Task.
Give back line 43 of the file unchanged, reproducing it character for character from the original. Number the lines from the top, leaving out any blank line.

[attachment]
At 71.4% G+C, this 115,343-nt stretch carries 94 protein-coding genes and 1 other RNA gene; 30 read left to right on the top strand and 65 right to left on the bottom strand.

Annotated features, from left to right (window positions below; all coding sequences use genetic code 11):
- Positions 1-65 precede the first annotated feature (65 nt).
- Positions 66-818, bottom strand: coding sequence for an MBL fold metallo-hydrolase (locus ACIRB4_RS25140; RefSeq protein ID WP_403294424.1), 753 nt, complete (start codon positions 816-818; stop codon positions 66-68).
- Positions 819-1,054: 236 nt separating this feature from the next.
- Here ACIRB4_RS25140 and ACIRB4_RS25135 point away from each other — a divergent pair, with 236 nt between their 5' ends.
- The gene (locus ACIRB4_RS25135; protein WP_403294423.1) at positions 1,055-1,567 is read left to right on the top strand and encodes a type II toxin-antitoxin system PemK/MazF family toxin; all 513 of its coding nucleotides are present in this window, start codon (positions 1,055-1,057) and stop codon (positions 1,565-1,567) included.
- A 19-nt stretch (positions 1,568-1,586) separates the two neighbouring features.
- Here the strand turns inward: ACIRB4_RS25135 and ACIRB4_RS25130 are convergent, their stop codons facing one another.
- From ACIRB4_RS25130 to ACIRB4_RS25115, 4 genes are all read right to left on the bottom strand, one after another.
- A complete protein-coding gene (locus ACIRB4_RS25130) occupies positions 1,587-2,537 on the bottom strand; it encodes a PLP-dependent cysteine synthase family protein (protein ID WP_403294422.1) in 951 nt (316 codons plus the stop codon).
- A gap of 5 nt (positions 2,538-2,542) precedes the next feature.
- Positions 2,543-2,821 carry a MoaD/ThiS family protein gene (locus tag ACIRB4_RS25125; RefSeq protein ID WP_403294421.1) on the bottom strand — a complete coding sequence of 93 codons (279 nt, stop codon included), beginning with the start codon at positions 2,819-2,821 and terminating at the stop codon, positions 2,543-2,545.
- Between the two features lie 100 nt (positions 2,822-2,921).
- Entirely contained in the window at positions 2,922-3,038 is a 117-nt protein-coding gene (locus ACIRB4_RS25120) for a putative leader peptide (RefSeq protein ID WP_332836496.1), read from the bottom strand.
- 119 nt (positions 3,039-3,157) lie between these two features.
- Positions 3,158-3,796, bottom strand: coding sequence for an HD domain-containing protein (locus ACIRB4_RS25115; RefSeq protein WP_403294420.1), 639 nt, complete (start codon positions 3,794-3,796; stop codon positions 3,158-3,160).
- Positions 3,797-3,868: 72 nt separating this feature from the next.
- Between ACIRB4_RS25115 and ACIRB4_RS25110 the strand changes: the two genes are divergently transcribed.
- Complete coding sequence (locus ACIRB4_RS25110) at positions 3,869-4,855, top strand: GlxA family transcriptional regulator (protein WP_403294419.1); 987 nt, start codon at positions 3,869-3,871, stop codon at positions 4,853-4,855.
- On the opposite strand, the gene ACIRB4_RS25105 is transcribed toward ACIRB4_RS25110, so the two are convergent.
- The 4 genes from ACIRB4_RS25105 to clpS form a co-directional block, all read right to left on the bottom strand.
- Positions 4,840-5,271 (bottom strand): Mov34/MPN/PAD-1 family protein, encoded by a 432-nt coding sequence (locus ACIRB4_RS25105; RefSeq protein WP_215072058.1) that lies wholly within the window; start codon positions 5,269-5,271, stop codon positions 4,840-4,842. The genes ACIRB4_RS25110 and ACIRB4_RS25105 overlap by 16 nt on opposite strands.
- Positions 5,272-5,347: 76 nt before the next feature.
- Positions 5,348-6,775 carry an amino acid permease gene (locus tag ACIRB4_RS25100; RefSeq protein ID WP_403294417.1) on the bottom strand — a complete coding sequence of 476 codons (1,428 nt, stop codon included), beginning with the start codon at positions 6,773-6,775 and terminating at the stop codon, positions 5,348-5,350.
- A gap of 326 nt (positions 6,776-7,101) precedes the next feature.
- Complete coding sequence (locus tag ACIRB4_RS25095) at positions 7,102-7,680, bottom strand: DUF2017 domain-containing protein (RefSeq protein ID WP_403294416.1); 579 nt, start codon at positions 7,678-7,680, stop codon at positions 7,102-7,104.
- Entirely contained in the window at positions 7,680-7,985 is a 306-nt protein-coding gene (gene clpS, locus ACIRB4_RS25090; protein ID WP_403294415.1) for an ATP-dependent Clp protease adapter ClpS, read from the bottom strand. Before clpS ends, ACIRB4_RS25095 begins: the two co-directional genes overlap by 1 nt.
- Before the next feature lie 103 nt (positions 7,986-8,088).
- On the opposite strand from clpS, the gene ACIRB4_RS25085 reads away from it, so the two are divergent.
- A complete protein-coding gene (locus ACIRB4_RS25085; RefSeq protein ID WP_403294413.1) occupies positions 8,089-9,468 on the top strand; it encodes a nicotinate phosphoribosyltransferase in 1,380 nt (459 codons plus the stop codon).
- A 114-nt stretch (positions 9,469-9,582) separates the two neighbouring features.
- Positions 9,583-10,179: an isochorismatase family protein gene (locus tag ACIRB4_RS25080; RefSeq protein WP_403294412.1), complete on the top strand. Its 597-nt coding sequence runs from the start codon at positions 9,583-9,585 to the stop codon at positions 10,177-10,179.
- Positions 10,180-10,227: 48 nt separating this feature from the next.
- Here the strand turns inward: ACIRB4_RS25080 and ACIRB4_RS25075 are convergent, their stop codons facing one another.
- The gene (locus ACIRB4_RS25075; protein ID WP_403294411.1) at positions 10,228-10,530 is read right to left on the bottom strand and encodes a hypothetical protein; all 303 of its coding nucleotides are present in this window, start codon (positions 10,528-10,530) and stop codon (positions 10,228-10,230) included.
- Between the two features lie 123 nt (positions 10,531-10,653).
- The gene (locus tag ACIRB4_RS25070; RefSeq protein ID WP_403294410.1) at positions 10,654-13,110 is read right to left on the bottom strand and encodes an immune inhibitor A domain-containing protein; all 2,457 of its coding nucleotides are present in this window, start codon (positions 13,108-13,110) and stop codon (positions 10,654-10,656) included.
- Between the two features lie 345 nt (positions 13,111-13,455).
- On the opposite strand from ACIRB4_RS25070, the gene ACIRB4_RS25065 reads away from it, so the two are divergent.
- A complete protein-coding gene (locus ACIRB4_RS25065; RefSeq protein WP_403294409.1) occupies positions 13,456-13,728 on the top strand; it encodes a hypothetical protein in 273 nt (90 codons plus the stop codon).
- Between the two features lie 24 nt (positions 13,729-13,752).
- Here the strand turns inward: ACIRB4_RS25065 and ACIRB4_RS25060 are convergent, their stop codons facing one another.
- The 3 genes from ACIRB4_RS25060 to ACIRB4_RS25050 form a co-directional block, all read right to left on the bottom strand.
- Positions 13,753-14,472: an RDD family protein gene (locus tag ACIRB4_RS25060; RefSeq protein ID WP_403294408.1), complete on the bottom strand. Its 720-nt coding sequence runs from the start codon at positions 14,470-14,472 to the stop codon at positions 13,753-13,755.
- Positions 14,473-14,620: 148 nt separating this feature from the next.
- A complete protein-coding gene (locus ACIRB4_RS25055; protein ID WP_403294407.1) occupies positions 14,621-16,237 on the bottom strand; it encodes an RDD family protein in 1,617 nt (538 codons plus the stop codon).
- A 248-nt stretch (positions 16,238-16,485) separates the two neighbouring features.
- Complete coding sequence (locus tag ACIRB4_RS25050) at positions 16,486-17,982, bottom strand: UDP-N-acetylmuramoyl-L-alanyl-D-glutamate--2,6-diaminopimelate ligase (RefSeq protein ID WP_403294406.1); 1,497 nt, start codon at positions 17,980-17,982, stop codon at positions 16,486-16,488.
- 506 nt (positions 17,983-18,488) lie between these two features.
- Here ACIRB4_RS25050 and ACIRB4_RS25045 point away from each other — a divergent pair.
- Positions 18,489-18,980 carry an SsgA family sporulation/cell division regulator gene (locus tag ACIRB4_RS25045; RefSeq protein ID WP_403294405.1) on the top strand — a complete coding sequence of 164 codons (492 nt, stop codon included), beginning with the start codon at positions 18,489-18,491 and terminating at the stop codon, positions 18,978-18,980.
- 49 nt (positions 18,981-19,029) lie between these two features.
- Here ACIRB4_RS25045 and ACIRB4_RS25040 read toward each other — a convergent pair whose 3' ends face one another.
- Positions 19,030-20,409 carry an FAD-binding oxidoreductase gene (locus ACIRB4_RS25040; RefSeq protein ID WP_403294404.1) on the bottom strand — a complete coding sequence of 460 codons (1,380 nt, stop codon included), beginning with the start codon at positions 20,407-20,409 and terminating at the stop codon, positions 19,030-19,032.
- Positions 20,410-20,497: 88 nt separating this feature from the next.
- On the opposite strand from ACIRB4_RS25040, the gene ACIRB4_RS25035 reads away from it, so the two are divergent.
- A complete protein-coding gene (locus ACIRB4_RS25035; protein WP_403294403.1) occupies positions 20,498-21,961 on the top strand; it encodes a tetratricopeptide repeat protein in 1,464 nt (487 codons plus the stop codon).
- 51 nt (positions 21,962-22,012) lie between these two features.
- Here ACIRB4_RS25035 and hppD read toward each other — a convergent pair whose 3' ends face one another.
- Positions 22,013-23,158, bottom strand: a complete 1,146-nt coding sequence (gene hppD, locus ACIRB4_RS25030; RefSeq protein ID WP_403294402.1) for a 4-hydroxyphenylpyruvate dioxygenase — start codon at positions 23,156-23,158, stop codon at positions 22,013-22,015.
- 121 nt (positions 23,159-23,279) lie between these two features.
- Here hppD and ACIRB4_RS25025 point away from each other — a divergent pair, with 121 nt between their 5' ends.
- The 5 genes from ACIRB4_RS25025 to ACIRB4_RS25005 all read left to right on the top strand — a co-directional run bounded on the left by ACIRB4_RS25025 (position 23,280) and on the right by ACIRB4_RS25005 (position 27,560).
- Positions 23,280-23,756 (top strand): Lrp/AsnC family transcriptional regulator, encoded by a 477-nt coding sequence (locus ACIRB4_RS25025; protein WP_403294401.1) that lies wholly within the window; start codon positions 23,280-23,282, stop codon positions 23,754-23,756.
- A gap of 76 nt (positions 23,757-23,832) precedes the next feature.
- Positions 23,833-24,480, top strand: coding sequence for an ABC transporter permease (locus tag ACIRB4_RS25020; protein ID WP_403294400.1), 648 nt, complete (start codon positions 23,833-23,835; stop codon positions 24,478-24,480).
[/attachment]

- Here the strand turns inward: ACIRB4_RS25065 and ACIRB4_RS25060 are convergent, their stop codons facing one another.